In Jesus’ neighborhood, most people had very dark hair until it turned grey or white, usually due to old age. There were no barber shops or beauty salons to get your hair colored any one of a myriad of colors—blond, red, auburn, brown, black, gray, white, much less purple or blue or green! There was no sense in wishing your hair were black if it was white or white if it was black because there simply was no human ability to change the color of hair. Jesus uses this one little human limitation as an illustration of how little power we really do have, and points out that we really have no business making oaths in our names, as if we could guarantee that we will or will not do something. We are fooling ourselves, we who can not even change our hair color. Jesus also points out that when we make an oath in God’s name, we are setting ourselves up to disrespect the name of God if (or when) we fail to keep our oath. Breaking one of the original 10, by the way: do not misuse the name of the Lord. There are instructions in the Psalms which presume that making a vow in the name of the Lord makes it obvious that you are serious. This kind of vow is definitely to be fulfilled. But Jesus knows that in practice we don’t. So his expansion of the old ways is this: if you want to be a faithful commandment follower, just get rid of that age-old practice of swearing in the name of heaven, of earth, or your own head (or self). Don’t swear in anyone’s name—then you avoid getting tangled up in the possibility of misusing the name of God or in making promises that you can’t keep based on your own limited power and ability. Just be up front, transparent, simple: if you mean yes, say yes. If you mean no, say no. Period.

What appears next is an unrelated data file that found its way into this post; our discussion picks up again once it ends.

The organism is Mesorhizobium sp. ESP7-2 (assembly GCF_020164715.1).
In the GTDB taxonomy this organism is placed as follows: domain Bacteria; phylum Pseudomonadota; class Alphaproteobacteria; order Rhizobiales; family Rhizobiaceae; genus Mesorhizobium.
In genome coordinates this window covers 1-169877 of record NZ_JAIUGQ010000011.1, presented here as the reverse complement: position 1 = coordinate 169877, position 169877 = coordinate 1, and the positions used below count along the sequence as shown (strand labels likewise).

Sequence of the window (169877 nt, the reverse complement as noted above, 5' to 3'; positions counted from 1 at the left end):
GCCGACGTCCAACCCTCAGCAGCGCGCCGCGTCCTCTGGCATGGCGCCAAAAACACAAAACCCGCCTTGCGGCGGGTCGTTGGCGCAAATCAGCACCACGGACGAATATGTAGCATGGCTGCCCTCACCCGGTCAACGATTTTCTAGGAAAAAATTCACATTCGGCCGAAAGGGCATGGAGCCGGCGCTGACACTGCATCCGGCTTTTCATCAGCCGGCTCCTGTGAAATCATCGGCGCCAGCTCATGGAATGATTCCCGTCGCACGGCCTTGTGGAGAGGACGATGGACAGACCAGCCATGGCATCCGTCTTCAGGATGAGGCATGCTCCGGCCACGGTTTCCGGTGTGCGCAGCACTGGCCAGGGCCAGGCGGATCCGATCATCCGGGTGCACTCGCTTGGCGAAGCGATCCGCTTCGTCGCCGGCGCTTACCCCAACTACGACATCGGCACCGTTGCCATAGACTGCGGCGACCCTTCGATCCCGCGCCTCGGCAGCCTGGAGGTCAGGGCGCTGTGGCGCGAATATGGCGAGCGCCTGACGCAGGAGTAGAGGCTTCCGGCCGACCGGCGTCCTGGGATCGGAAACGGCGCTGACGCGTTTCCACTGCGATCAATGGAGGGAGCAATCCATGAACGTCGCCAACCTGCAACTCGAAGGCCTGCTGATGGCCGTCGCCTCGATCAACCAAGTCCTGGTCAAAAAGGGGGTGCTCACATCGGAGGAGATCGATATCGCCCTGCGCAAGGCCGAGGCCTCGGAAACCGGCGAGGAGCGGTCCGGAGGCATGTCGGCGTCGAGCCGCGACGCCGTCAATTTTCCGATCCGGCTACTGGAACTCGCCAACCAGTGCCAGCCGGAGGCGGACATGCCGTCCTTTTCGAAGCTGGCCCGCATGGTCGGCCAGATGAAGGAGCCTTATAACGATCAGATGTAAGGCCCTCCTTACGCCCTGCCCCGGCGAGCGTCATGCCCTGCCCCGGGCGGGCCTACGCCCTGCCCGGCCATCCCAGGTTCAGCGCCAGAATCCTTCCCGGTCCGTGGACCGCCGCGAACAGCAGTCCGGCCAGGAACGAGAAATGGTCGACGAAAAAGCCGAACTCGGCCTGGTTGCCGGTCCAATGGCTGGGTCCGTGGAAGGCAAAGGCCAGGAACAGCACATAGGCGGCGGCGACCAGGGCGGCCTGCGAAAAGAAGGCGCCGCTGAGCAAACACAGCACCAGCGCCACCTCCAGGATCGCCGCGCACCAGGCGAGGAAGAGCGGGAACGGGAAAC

Perhaps you too have wondered when someone is so insistent on the validity of a statement by swearing up and down that it is true, either in the God’s name or on his or her own credibility. Is that not raising a red flag that the person really is not telling the truth! …. Hmmm.
One after another, Jesus lists some of the laws of the ancestors, which had been handed down for generations, some from the ten commands, but he draws from more than just the original ten. As we continue to attempt to do in our day, Jesus applies them to his own time and situation. He is speaking to a large crowd on the mount, a high hill above the sea of Galilee, and his interpretations of the law are more intense than the old ones, looking even deeper than the obvious “letter of the law type” of interpretation. Do not murder. Do not commit adultery. Do not divorce because something else looks better. Do not misuse the name of God. People of any time period are guilty of trying to slip around these commands by being super literal about them. Jesus says, “Forget that. These commands are a lot deeper than you make them out to be.”
Words or actions can murder another’s reputation, selfish or lazy behaviors destroy the land, sea or air we call home, and other behaviors push our own lives faster toward death in some way—misusing our own bodies, living recklessly—each of these are examples of the ways we test the edges of the command to not murder. Jesus’ point is that murder can be a whole lot more than taking the physical life of another human being. Indeed it can.